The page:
On the legalities of operation, Lucas says: “Compassion clubs take the most vulnerable victims — medical cannabis users — off the front line of the drug war. I don’t think there’s any jurisdiction in Canada where the police actually want to arrest people with HIV or cancer [who use cannabis for medical reasons]. By providing this service, we’ve served not only our membership but also the police, by helping them to distinguish medical from recreational users.”

No doubt medical users would rather find effective treatments that are legally available. For that matter, why not stick to the perfectly legal synthetic cannabinoids, nabilone (Cesamet) and dronabinal (Marinol)? Robinson explains why many people avoid them: “If I could get the right effects from a pill, I’d use it. But Marinol and Cesamet just wipe me out.”

Where does the money go?

Best intentions there may be, but cannabis still means business. Even a smaller centre like the LCS has 200 clients. Some 2,000 are registered with TCC; double that with BCCCS. At roughly $10 a gram, couldn’t that add up to a tidy profit?

Not at the LCS, says Newman. Interviewed before his bust early this spring, he put it plainly: “I don’t drive a Cadillac. All our employees rent, nobody owns a home. We just turn all the money back over to the club because that’s what it’s all about. We have actual employees now, with salaries to pay, but even that’s bare minimum. [Founder] Pete Young doesn’t take a salary at all.”

At BCCCS, a registered non-profit agency (which has recently become a member of the Canadian AIDS Society), Rielle Capler says, “We are as accountable as any other non-profit agency. We do everything we possibly can to enhance our transparency and accountability — we want to show the vision of what this could be if we operated in a legal environment.” Does BCCCS set the industry gold standard? That’s what it has been striving for. Two years ago, the centre applied for and received a grant from a large financial institution. “We went through a really intense process,” says Capler. “Their ethics committee looked under every rock and found that our ethical standards equalled or exceeded their requirements.”

More than just marijuana

Whether they operate under a for-profit or non-profit model, many operations channel funds from sales back into other projects that support their clients’ health and the future of the medical marijuana movement. BCCCS operates a wellness centre, as did the LCS before it ceased operations. The BCCCS model has always been a holistic healthcare centre, says Capler. “People come to us because they’re interested in natural and holistic health. They’re finding there’s more to healthcare than what the pharmaceutical industry has to offer. But many holistic services are hard to access because their costs are not covered.” The BCCCS uses money from sales to subsidize complementary and alternative services offered by herbalists, nutritionists, Reiki therapists, doctors of Chinese medicine and craniosacral therapists. “There are wait lists, but once clients get to see a practitioner they can see them for as long as they need to. At any one time about 300 people are using the services.”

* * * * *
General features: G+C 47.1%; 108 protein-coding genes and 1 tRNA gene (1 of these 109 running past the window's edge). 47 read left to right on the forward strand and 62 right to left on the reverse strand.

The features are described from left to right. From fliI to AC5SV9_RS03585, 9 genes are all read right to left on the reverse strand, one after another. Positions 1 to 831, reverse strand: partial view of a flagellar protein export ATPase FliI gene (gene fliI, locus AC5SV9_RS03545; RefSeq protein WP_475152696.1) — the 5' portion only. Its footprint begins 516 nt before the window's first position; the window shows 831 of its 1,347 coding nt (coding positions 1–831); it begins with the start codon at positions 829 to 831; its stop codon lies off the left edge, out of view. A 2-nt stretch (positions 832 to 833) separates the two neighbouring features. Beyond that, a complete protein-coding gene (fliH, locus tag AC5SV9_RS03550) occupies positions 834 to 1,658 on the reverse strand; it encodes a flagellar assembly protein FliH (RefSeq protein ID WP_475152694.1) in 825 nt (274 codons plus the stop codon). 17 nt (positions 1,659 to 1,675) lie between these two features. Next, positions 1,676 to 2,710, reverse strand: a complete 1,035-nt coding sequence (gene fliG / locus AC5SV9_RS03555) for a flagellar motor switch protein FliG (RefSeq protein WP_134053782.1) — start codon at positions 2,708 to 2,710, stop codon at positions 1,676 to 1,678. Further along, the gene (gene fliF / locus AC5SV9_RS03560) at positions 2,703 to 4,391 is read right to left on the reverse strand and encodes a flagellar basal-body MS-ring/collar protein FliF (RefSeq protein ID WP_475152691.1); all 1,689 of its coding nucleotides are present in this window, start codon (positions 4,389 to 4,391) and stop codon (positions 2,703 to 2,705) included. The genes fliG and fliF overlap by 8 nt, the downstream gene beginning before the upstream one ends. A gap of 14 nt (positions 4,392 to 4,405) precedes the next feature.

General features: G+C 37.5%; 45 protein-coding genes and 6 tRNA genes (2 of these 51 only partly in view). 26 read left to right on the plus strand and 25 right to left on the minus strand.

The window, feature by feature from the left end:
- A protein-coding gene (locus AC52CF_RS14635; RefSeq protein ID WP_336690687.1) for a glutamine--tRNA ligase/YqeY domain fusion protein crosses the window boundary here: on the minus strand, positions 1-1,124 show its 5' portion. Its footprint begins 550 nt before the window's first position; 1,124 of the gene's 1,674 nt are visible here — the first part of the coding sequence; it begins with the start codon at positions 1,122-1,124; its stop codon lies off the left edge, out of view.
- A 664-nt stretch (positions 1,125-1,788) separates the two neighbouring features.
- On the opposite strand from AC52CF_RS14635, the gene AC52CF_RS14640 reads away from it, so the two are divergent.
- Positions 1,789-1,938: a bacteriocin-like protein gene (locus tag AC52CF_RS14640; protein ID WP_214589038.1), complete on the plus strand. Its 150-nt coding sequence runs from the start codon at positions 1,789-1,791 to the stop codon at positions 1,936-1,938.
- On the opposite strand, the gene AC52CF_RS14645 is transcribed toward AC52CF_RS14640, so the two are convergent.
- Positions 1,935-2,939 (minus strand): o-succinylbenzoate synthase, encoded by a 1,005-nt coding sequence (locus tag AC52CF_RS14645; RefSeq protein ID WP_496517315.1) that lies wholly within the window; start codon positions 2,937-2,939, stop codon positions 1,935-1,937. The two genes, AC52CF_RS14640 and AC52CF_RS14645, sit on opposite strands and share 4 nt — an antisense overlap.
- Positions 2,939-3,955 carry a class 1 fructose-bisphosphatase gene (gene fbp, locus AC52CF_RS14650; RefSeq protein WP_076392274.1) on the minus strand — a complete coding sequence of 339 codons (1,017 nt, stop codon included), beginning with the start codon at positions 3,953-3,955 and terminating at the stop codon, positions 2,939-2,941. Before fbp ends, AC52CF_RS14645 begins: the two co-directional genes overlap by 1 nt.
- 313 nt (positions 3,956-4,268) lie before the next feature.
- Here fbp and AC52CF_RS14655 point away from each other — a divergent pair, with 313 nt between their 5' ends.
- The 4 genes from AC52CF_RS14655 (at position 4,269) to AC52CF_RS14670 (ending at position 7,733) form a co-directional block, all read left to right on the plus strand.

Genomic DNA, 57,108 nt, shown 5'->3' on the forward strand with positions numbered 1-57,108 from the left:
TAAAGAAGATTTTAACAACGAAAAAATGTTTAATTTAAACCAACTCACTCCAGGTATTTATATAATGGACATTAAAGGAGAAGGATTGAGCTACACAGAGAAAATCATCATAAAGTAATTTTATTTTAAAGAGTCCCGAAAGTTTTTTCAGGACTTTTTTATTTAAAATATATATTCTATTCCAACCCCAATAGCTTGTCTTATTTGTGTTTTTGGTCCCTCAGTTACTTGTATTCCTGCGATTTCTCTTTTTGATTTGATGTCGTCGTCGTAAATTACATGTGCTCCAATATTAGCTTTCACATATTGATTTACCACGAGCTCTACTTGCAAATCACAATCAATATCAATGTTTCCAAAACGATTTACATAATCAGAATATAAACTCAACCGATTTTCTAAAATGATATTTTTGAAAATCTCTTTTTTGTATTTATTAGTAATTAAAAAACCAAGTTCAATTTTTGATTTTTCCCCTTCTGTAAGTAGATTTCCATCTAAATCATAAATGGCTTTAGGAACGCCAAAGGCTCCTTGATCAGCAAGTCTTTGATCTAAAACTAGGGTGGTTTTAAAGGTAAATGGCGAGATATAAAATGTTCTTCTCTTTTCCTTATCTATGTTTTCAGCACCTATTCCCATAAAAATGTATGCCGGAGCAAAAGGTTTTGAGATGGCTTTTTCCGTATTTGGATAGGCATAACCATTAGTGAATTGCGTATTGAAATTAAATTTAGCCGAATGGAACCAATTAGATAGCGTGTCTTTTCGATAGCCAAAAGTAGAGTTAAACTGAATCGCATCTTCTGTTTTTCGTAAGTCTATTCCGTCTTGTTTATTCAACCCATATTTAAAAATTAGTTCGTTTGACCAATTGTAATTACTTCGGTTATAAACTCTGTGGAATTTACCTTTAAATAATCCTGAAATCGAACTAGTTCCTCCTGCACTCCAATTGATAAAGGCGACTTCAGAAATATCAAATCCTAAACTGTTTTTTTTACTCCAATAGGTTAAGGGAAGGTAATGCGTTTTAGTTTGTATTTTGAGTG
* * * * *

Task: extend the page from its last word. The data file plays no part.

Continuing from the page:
Before the LCS shut down, three rooms were rented out to therapists. While therapists weren’t LCS employees, they had to be completely knowledgeable about what LCS did. The therapists ran their own registered massage therapy, hot-stone therapy or aromatherapy services and gave LCS clients a 50 percent discount.

Reefer research

At the Vancouver Island Compassion Society, the emphasis is on research — an area still moving at a glacial pace through “official” research channels. “Cannabis has been well researched internationally,” says Lucas, “but Health Canada and the Canadian Medical Association keep saying ‘we don’t know enough about this, there’s no research.’ I realized that with all our members we’d be great research centres. It made eminent sense in terms of recruiting and gathering info quickly, efficiently and at low cost.” In a prime example of community-based research, Lucas took the initiative, teaming up with academic partners from the University of Victoria and the University of British Columbia (UBC) to develop research protocols and ensure the project’s scientific rigour and credibility. In January 2006, the respected Journal of Complementary Therapies in Clinical Practice published the first fruits of their labour, a paper entitled “Survey of Cannabis Use Among Childbearing Women,” jointly authored by Lucas, Capler, Rachel Westfall from the University of Victoria, and UBC’s Patricia Janssen.

Several other studies are also in the works, in collaboration with academic researchers and intended for publication in respected journals: “If it’s not peer-reviewed and published it’s simply not going to carry much weight. That means a longer, more cumbersome and more expensive research process, but if we’re serious about showing ourselves as credible research providers, we have little choice but to jump through those hoops,” says Lucas. “I love the research we’re doing.” So do others, apparently: in April, the University of Victoria honoured Lucas for “remarkable contributions to the university and the greater community.”

Helping the feds